Introduction to Blockchain

Introduction to Blockchain

Blockchain recently has become a buzzword. It’s known to be a revolutionary technology for performing outright transactions between parties without the involvement of an intermediary.

Let’s understand why blockchain before diving into the nitty-gritties with the help of an example. The current traditional electronic system relies absolutely on intermediaries for a transaction to be carried out. For instance, participants in a business network entrust bank (middleman) for transacting payments between them [Figure(a)].

Introduction to Blockchain

Figure (a)

The problem with such a setup is that if at any point the bank is hacked then the dependent participant’s records become ambiguous and inconsistent. The participants would have to keep faith in the privacy and security maintained by such intermediaries. In most cases, the users are compelled to provide too much personal information than necessary as part of the enrollment process. In the past, spammers have attacked systems to hold data as hostage like Ransomware attacks. The intermediaries charge a high transaction fees and take time for transaction execution in some cases. Therefore the current electronic systems that count on centralized institutions for their business transactions are inefficient, expensive and vulnerable. This led Satoshi Nakamoto (identity unknown) to devise a cryptocurrency based electronic system called Bitcoin.

“A purely peer-to-peer version of electronic cash would allow online payments to be sent directly from one party to another without going through a financial institution.”  – Satoshi

The original bitcoin white paper depicts a solution to the Double spending problem where in a single unit of cryptocurrency is spent multiple times leading to fraudulent transactions or money balances. Any cryptocurrency/digital money based system would have this problem. Bitcoin blockchain solves the double spending problem by proof-of-work mechanism in which timestamped transactions are stored on a public ledger called Blockchain.

Blockchain is an append-only distributed digital ledger that stores transactions chronologically. This forms a single source of truth governed via consensus directives which is imposed with transparency.

Introduction to Blockchain


The block structure in a bitcoin blockchain comprises of block header field which contains hash of previous block header and a merkle root hash along with timestamp. A new transaction can only be appended which has the hash of previous block header and merkle root hash of current block and so on forming a linked hash chain. [Figure(b)] which makes it immutable. The blockchain data store exists at every participant’s location and is replicated across all the nodes on the peer-to-peer network. [Figure(c)]

Introduction to Blockchain

Figure (c)

The validating nodes/ miners in a network determine which block should be appended next to the blockchain by solving a computationally hard mathematical puzzle proof-of-work in a Bitcoin blockchain implementation. This system is designed in such a way that the miners compete to be the first one to complete the computation for their proposed block to be entered in the blockchain. This forms the basis of a distributed consensus which ensures that no single node owns the entire ledger at any given point of time.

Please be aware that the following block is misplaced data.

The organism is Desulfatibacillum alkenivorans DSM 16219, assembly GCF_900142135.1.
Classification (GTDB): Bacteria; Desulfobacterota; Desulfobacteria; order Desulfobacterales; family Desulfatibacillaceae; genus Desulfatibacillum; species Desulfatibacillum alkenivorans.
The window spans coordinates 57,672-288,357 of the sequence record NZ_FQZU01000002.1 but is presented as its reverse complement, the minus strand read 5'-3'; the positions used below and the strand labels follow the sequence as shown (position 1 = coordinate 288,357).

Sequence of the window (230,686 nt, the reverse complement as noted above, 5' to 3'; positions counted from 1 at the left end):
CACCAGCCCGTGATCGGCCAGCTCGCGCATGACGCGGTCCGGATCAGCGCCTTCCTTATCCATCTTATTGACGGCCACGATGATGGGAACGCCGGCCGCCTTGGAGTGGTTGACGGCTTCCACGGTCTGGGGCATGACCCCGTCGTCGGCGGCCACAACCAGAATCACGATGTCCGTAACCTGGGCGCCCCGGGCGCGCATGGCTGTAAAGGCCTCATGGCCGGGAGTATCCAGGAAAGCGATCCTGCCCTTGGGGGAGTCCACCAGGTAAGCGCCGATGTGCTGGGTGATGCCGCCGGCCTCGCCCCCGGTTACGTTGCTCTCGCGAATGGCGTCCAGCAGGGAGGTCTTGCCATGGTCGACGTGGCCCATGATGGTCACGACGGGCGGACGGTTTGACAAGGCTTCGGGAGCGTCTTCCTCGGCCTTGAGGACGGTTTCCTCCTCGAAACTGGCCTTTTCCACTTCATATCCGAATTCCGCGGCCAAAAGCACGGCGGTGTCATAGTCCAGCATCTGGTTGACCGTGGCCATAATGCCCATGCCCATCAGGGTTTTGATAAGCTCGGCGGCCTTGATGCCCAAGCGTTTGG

The Bitcoin’s underlying blockchain concept led to the inception of several other implementations to make use of this transparent system to solve problems with centralized systems. There are several blockchain implementations which employ various flavors of distributed consensus architectures to achieve finality. That’s why blockchain is widely being used for several use cases like:

  • Consumer Privacy
  • Retail banking
  • Management of digital assets
  • Payment settlements
  • Wallet implementations
  • Supply chain management
  • Financial ledger
  • Crowd funding
  • Cross border payments

The blockchain implementations could be broadly categorized into two categories based on the requirements of business use cases:

  • Public: A public blockchain is open and anyone can take part in executing the transactions on the network
  • Private: A private blockchain is closed and is restricted to invite-based participation.

Some blockchain implementations have support for smart contracts. Smart contracts are self- executing programs which contain business clauses and are embedded over a network. The validating nodes validate or accept transaction based on the rules programmed in a contract. Several implementations have support for different programming languages that could be utilized to implement a smart contract. Following table shows a comparison of a few popular blockchain implementations:

Bitcoin Ethereum Hyperledger-Fabric
Category Public Public Private
Ownership Bitcoin Developers Ethereum Developers The Linux Foundation
Cryptocurrency Bitcoin Ether None
Consensus Mining Mining Kafka-based ordering
Smart Contracts None Solidity Programming Language Chaincode supported with Java, Go

Every implementation has its own pros and cons based on them being permission less or permissioned or for instance, Ethereum supports smart contracts in order to implement any generic use case while Bitcoin does not. Hyperledger has support for absolutely private blockchain and has components pluggable while Ethereum is not.

The immutability of ledger records which form the single source of truth and transparent transaction execution has made blockchain revolutionary as compared to the traditional centralized systems that most businesses rely on today. Therefore large financial institutions and business networks involving transactions across several parties are devising new ways or migrating to distributed ledger technology which is the basis of Blockchain.